First Crawfish Boil: The Dos and Don'ts You Need to Know
The table is surrounded by a throng of people, eagerly grabbing at the lifeless crustaceans strewn about. They rip the heads off the creatures, their lifeless eyes staring back at their attackers, and expose the insides. The entrails burst forth, and fingers are smeared with guts.
Interestingly enough, this isn't a spine-bending passage from a Stephen King novel, but a description of a typical crawfish boil in Mobile, Alabama. My first foray into this world has me transfixed as I watch people chow down on the boiled beasties with zeal. I ease in, grabbing a potato, and am greeted with a spicy explosion of flavor that brings tears to my eyes. Undeterred, I forge ahead, now reaching for a clove of garlic and smashing it onto the tater before each satisfying bite. The crawfish lay before me, staring with their beady eyes.
I ask a friend to peel one for me and watch as he painstakingly removes the meat, which is a small reward compared to the hard work it took to extract it. The tender, not-at-all-chewy flesh seasoned with a perfect amount of spice is delicious, making me want more. My friend humors me, handing over the whole crawfish and challenges me to peel it myself. I dig in, and before I know it, I am as covered in guts, juices, and shellfish parts as those around me.
Crawfish boils are a tradition throughout the South, a time when people come together to boil vast quantities of the creatures alongside potatoes, corn, garlic, and maybe some andouille sausage or other veggies. The spoils are then poured onto long tables covered in newspapers and plastic tablecloths with rolls of paper towels strewn in between. Eating with one's hands is the norm, and plates are all but forgotten. When the food runs out, another pot is poured, and the feasting continues.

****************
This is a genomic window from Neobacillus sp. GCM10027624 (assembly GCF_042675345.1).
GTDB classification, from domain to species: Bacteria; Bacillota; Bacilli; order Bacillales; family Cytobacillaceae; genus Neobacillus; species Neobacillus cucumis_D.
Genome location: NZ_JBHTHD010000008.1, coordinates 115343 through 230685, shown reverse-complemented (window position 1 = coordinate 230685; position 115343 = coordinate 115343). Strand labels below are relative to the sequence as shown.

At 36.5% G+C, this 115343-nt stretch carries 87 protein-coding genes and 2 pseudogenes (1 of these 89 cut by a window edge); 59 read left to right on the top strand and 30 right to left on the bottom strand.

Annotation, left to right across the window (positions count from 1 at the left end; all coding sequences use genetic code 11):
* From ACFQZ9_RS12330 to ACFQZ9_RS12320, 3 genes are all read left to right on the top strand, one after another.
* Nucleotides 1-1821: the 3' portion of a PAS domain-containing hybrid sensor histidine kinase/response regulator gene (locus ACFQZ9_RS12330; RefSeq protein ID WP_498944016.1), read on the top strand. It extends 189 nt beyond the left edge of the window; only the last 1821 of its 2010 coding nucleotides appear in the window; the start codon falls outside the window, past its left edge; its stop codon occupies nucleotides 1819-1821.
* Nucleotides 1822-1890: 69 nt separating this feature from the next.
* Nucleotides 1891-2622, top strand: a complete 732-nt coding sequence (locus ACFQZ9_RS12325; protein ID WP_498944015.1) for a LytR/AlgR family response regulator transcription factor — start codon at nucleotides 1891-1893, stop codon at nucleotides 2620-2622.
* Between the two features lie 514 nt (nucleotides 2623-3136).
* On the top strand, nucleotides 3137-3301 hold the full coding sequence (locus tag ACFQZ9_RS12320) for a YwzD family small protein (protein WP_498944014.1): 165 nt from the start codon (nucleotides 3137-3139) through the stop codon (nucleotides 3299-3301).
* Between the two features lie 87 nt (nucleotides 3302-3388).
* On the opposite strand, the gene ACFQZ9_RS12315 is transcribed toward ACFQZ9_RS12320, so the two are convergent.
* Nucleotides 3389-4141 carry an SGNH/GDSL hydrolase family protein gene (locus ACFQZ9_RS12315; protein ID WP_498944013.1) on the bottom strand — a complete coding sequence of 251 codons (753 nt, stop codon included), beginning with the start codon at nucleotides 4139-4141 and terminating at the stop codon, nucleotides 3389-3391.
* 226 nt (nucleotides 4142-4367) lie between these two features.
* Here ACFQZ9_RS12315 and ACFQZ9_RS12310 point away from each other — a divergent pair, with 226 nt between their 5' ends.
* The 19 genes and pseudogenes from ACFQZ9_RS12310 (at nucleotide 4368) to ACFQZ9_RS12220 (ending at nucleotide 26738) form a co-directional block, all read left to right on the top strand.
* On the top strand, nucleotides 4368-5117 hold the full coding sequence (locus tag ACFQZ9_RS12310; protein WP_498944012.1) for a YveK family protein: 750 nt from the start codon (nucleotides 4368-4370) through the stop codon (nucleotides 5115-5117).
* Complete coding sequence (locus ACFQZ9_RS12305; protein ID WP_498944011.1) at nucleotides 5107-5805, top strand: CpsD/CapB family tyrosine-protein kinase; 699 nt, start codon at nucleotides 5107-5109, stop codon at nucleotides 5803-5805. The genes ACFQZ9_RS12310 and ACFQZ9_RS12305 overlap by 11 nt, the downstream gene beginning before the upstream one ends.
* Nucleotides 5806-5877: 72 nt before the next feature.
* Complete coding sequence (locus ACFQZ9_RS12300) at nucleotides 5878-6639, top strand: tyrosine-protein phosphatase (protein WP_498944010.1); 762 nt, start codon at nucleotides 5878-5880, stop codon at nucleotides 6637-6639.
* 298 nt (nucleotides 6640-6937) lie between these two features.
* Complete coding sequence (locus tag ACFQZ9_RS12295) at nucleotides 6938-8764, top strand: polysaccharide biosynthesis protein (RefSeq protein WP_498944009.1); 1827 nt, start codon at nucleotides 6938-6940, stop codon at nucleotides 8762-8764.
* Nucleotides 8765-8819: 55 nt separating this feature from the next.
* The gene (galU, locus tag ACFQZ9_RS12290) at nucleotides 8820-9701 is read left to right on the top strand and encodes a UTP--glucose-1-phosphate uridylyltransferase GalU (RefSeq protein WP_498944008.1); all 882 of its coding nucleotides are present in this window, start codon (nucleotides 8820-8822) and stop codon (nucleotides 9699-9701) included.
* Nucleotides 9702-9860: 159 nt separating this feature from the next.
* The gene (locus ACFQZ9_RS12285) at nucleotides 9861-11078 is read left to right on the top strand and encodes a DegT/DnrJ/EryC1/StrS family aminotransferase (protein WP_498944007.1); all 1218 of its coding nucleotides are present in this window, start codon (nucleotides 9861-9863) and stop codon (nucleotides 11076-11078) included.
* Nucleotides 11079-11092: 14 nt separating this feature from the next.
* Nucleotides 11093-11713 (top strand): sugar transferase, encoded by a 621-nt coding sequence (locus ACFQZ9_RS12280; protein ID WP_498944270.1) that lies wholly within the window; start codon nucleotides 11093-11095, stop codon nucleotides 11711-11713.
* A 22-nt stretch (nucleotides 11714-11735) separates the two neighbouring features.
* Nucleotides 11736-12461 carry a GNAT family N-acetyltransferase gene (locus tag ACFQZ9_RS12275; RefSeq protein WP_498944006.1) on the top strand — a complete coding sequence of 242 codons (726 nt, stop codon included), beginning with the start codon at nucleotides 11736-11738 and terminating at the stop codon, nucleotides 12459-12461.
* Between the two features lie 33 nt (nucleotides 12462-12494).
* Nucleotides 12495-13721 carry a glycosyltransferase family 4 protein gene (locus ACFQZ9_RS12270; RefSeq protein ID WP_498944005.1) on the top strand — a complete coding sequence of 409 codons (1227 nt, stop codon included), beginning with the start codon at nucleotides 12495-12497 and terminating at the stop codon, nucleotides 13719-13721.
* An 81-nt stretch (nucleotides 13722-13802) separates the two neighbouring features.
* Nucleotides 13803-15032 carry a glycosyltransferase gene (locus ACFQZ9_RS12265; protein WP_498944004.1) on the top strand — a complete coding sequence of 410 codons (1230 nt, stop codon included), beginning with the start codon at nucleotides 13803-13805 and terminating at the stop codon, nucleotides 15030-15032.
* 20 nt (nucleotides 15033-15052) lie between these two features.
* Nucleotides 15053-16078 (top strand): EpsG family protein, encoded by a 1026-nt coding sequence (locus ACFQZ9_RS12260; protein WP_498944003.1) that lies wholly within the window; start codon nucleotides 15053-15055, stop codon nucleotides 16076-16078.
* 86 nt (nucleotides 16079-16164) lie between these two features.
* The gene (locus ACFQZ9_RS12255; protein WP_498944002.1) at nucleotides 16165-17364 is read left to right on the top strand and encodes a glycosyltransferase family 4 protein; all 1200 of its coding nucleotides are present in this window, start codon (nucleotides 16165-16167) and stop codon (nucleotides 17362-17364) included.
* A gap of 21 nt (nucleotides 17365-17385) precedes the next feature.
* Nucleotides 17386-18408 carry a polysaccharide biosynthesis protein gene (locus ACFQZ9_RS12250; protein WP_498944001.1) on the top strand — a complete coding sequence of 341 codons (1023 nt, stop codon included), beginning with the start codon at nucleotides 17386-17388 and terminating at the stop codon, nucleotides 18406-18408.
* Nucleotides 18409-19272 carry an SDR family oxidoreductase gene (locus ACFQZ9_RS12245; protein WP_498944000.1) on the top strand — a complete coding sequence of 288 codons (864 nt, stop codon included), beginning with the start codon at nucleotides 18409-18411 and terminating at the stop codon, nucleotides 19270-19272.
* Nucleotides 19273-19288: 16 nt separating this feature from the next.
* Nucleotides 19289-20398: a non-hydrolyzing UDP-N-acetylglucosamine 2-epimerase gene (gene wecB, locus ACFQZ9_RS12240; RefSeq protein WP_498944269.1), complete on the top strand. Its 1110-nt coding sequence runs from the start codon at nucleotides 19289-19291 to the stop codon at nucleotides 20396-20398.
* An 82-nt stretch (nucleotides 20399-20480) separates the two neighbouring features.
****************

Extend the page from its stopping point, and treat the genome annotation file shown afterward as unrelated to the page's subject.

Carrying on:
Surviving one's first crawfish boil can be a daunting task, especially for those from the north whose shellfish experience may be limited to crab and lobster served on plates or peeled shrimp. If you're planning to attend a boil, there are a few essential tips to keep in mind:
- Expandable pants are essential. You will devour four to five pounds of crawfish per person, and there will also be corn and potatoes. With so much food, you will be glad to have some extra wiggle room.
- Dark clothing is the way to go, and bibs are a no-go. You will not impress anyone with a plastic bib, and colorful clothes are likely to attract crawfish guts.
- Long hair can be a hassle, so keeping it tied up is crucial. You don't want to have to wash crawfish juices out of your hair.
- It's best to remove watches and rings, as your hands will be covered in all manner of crustacean bits.
- Travel with water. Boils are spicy affairs, and Southeners do not skimp on their seasonings. You'll be grateful to have a gallon of water to cool things down.
- Cold beverages aren't just for hydration. They help to keep the spiciness under control and are useful for washing down all the food.
- Zydeco music is a staple in the South and is often heard at crawfish boils. The lively tunes help to keep everyone moving and are a ton of fun to listen to.
- Choose your crawfish carefully. For the best meat to shell ratio, choose the largest crawfish with a curved tail.
- Peel carefully. Break the crawfish in the middle and peel away the shells one at a time. Watch out for the black-tubed "pooper," which you should remove before eating.
- If you're feeling brave, suck out the juices before peeling the tail. Only the most hardened crawfish lovers suck out the head juices.
- After the feast, wash your hands with lemon juice to remove debris and smell. Make sure to also clean under your nails with a nail brush.
- Take a shower after the boil to emerge smelling sweet again.
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